Jerry Brewer: Radical idea provokes thoughts of a purer game

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Seattle Times sports columnist Jerry Brewer analyzes the "For the Love of the Game" exposition...

To be a purist now, you have to be a futurist. To show people the right way, you have to accept they'll first consider it wrong.

Newell scared the dunks right out of basketball with his higher rims, and it was boring at first glance. To be honest, it was boring at second and third and fourth glance, too. But after thinking it over, the purpose of this day outshined my pre-programmed beliefs.

Players who had practiced together for about 10 hours were sharing the ball. Fans were cheering passes. Big men were getting the ball during an exhibition game! It took only one hand to count the number of bad shots.

Yes, the dunk was missed. At halftime, I was hoping Nate Robinson and Josh Smith would magically appear and put on an impromptu dunk contest at 11 feet. It didn't happen. Oh, well. At least players weren't tossing up foolish fadeaway jumpers all game.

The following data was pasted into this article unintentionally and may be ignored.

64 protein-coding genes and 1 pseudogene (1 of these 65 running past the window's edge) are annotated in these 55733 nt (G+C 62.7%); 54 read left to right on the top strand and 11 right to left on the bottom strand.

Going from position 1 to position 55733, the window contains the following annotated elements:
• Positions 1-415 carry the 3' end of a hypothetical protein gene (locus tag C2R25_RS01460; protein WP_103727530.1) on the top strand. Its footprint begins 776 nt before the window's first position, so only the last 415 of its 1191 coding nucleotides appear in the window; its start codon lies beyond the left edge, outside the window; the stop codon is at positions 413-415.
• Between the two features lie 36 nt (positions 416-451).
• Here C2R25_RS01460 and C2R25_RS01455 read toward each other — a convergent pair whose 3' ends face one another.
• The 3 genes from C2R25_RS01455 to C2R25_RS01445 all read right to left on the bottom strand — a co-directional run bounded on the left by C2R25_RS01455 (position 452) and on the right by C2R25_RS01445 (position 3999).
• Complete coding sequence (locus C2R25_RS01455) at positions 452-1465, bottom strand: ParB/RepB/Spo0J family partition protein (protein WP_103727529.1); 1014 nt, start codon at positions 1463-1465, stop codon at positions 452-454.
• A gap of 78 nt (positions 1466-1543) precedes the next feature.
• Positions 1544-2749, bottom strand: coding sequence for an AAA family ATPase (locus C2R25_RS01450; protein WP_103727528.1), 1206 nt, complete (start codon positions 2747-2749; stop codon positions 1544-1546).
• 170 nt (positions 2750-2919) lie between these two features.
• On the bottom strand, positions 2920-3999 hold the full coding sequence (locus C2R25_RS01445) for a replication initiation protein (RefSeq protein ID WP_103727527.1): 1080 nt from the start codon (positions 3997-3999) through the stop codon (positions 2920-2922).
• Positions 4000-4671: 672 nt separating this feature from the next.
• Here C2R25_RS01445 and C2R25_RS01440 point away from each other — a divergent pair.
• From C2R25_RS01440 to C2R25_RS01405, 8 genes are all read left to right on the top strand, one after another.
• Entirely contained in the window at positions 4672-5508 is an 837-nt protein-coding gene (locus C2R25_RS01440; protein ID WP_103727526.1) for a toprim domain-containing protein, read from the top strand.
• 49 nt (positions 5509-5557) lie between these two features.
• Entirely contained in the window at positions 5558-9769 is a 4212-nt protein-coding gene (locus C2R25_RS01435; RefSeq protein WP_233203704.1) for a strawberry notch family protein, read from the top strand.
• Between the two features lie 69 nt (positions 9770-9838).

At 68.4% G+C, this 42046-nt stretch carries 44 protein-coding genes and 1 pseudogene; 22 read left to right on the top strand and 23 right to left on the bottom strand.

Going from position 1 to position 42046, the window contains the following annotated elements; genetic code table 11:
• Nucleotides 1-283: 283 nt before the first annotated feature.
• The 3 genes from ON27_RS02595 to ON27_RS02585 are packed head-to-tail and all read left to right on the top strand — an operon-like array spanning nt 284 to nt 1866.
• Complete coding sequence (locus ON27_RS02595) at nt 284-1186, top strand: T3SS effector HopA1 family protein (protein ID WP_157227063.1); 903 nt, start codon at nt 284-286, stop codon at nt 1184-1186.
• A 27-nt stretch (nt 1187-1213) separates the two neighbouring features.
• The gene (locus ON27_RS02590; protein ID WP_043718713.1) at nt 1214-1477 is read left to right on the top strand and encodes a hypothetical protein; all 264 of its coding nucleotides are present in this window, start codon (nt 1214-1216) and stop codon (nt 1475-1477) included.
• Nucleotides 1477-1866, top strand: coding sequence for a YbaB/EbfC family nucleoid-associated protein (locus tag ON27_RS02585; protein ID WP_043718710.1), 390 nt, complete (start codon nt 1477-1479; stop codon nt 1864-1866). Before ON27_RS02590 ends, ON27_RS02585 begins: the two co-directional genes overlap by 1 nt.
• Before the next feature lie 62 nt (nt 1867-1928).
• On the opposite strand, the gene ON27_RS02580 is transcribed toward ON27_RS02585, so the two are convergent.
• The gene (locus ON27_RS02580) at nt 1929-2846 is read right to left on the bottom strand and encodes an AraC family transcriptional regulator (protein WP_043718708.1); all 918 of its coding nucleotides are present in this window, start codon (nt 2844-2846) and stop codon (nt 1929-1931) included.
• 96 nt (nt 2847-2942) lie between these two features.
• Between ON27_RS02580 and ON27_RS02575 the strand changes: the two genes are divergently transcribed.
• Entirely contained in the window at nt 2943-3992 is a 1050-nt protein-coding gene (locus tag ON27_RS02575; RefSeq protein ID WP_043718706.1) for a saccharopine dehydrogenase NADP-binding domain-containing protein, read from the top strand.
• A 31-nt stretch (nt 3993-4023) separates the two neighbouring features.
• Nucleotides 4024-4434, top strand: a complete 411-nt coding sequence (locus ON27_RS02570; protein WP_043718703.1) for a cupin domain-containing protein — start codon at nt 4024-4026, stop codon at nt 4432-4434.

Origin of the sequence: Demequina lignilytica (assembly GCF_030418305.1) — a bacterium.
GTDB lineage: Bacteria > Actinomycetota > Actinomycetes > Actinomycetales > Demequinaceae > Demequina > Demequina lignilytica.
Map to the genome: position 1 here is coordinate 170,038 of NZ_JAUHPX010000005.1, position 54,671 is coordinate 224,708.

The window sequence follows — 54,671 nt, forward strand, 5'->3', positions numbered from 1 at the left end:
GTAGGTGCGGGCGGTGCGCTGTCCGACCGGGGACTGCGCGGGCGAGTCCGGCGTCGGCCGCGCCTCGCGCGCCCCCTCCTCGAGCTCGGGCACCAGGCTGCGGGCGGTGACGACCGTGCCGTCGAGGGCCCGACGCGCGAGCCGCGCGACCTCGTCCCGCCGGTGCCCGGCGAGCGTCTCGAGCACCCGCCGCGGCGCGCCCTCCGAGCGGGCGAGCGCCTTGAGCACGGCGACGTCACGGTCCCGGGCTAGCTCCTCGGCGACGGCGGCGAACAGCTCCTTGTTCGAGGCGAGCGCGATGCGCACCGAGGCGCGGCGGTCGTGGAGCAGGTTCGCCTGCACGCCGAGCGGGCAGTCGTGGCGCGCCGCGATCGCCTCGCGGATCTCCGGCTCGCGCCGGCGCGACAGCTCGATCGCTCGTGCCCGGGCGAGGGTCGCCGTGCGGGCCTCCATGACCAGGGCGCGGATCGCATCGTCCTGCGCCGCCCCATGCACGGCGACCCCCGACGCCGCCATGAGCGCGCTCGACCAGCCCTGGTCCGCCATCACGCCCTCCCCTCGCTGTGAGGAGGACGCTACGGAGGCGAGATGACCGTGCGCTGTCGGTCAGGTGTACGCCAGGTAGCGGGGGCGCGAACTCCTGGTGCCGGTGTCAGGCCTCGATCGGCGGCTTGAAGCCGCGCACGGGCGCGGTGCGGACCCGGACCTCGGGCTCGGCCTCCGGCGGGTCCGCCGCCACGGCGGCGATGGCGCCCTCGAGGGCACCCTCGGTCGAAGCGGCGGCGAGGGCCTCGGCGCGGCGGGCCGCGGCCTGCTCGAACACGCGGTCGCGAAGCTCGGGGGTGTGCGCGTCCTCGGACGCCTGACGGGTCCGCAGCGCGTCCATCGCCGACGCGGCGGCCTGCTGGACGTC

"If you did see any fadeaways, they were short," joked forward Ryan Rourke, a Bothell native who scored 11 points.

When asked if the height of the goal made the players take better shots, Rourke said: "You don't second guess yourself as you take shots, but it's in the back of your mind. You're more focused on getting good looks. I don't think players were shooting the ball just to shoot it."

It's weird watching 6-foot-8 players not be able to elevate and dunk. You start thinking it's gimmick basketball. But upon reflection, you realize the game was never meant for great athletes to cheat it.

That's the problem with United States hoops right now. The U.S. doesn't thrive in international competition, even with NBA stars, because it values individual brilliance over crafty team play.

For the last few years, those who love American basketball have pondered one question: How do we change?

Read the full story here and additional commentary in Jerry's blog.  Jerry originally started to write his column about how he missed the dunk.  He eventually concluded "I really think raising the goal to 11-feet is a good idea that I'd like to see more of."

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